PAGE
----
Friday, April 24, 2009

Roasted Guinea Pig & Grilled Alpaca

In February of this year we were in Cusco, Peru and visited the Incanto, a relatively new restaurant a few doors down from the cathedral. One of my priorities, while in Peru, was to eat guinea pig and alpaca. The Incanto served both.

Wikipedia, Guinea Pig, provides basic information on the guinea pig, or cuy as it is known in Spanish. The guinea pig weighs between 1.5 and 2.5 pounds and is 8 to 10 inches in length. They were originally domesticated for their meat in the Andes where they are fed the family's vegetable scraps. The meat is high in protein and low in fat and cholesterol and described as similar to rabbit and the dark meat of chicken (a fair desciption). It may be served fried (chactado or frito), broiled (asado) or roasted (al horno). Peruvians consume an estimated 65 million guinea pigs a year. Cuy t-shirts abound in the tourist shops and a famous painting of the Last Supper, in the Cusco Cathedral, just a few doors up from the Incanto, has Christ and the twelve apostles dining on guinea pig.

I ordered the guinea pig, as did two of my partners, John Mirau and Bill Tooke. It was served two different ways, both "al horno" or oven roasted. The restaurant had a large clay oven inside the restaurant in full view and we saw them roasting the various cuy dishes.

I was initially disappointed that our cuy came cut-up into pieces, without the head. I'd seen pictures of the cooked rodent, laying on its back, four feet jutting up into the air and the head still on. It just didn't seem like we were getting the full experience. However, I was happily surprised at how good it was. Bill got the cuy with gnocchi and John and I got it with potatoes. The cuy on both plates were prepared differently and tasted different, but I'm not sure what the differences were. Bill's seemed limited to the legs and thighs, As seen below.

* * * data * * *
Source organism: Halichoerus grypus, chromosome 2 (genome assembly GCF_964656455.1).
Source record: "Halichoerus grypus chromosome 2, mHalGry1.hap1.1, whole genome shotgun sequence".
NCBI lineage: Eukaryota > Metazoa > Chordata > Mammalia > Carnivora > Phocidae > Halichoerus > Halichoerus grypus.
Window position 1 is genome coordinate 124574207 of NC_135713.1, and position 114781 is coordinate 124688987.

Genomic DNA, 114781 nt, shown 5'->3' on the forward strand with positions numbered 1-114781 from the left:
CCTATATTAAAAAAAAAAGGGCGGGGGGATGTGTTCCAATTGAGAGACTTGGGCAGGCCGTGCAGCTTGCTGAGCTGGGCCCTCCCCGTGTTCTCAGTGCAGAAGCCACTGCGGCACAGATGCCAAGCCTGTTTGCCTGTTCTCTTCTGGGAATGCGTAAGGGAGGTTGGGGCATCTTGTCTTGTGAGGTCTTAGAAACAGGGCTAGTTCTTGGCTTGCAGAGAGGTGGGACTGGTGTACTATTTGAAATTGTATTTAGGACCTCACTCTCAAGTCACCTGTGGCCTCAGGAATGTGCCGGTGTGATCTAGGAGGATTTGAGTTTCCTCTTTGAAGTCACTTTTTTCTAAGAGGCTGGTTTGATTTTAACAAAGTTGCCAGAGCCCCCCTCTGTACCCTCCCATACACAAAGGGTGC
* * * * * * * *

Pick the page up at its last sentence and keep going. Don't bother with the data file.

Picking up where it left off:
John's and my version seemed to include the legs and thighs, as well as rib meat (what little there was of it). My first thought, in eating it, was prairie chicken. The leg bones seemed just about the same size and thickness as prairie chicken I've eaten. It is moist, like a dark meat, and had a wonderful flavor. I really enjoyed it for it's taste and not just for it's oddity. My potatoes were way too dry and I had to ask for butter, but the guinea pig was not inflicted with the same dryness.

The other unusal dish we had at Incanto was the alpaca. The alpaca is smaller than the domesticated llama and larger than the wild vicuna, which is believed to be the wild ancestor of the alpaca, which was specifically bred for its fiber which is used to make knitted and woven items, much like sheep's wool. Unlike the llama, the alpaca is too small to be used as a pack animal.

Judy and Susan Mirau both ordered the alpaca. Judy's dish was described as a "chinotto risotto" with green and black olives and it was grilled perfectly. It was nice and rare inside with a wonderful grilled taste on the outside. Judy described it as one of the best meats she's ever eaten and really loved it.

I did not have a chance to taste Susan's alpaca dish, but it appeared to be grilled similarly, but was served with a pasta and a creamy white sauce.

I was disappointed that we were not able to try cuy again. I did get another chance to eat alpaca, again in Cusco at a different restaurant. It was a disappointment. It was a thin, overcooked slice that had none of the flavor or moistness of the Incanto dish. I would best describe it as a tough piece of flank steak. It just served to highlight for me how wonderfully prepared the Incanto version was and the Incanto version was also a much better cut of meat.

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